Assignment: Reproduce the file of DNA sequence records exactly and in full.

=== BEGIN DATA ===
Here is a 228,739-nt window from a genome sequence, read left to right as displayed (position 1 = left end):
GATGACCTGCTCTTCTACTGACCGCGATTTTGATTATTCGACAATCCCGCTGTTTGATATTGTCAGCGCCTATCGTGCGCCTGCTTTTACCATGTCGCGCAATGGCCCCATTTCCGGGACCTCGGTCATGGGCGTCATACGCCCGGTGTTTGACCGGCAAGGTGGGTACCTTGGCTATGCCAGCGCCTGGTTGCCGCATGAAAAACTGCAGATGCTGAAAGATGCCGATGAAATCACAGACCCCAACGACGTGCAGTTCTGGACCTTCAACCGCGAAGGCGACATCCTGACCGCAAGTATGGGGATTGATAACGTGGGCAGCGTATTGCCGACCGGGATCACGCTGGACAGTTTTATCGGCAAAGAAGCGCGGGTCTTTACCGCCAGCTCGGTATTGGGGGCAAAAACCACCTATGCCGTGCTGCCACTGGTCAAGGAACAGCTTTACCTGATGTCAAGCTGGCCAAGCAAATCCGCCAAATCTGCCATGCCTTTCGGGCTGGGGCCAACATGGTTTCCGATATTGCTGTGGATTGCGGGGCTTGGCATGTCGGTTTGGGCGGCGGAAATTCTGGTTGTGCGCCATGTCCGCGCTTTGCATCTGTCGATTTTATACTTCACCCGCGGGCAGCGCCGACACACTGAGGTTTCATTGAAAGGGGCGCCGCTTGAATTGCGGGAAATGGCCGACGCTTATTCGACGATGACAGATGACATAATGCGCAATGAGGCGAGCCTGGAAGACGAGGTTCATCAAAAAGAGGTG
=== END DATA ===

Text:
Here is a 228,739-nt window from a genome sequence, read left to right as displayed (position 1 = left end):
GATGACCTGCTCTTCTACTGACCGCGATTTTGATTATTCGACAATCCCGCTGTTTGATATTGTCAGCGCCTATCGTGCGCCTGCTTTTACCATGTCGCGCAATGGCCCCATTTCCGGGACCTCGGTCATGGGCGTCATACGCCCGGTGTTTGACCGGCAAGGTGGGTACCTTGGCTATGCCAGCGCCTGGTTGCCGCATGAAAAACTGCAGATGCTGAAAGATGCCGATGAAATCACAGACCCCAACGACGTGCAGTTCTGGACCTTCAACCGCGAAGGCGACATCCTGACCGCAAGTATGGGGATTGATAACGTGGGCAGCGTATTGCCGACCGGGATCACGCTGGACAGTTTTATCGGCAAAGAAGCGCGGGTCTTTACCGCCAGCTCGGTATTGGGGGCAAAAACCACCTATGCCGTGCTGCCACTGGTCAAGGAACAGCTTTACCTGATGTCAAGCTGGCCAAGCAAATCCGCCAAATCTGCCATGCCTTTCGGGCTGGGGCCAACATGGTTTCCGATATTGCTGTGGATTGCGGGGCTTGGCATGTCGGTTTGGGCGGCGGAAATTCTGGTTGTGCGCCATGTCCGCGCTTTGCATCTGTCGATTTTATACTTCACCCGCGGGCAGCGCCGACACACTGAGGTTTCATTGAAAGGGGCGCCGCTTGAATTGCGGGAAATGGCCGACGCTTATTCGACGATGACAGATGACATAATGCGCAATGAGGCGAGCCTGGAAGACGAGGTTCATCAAAAAGAGGTG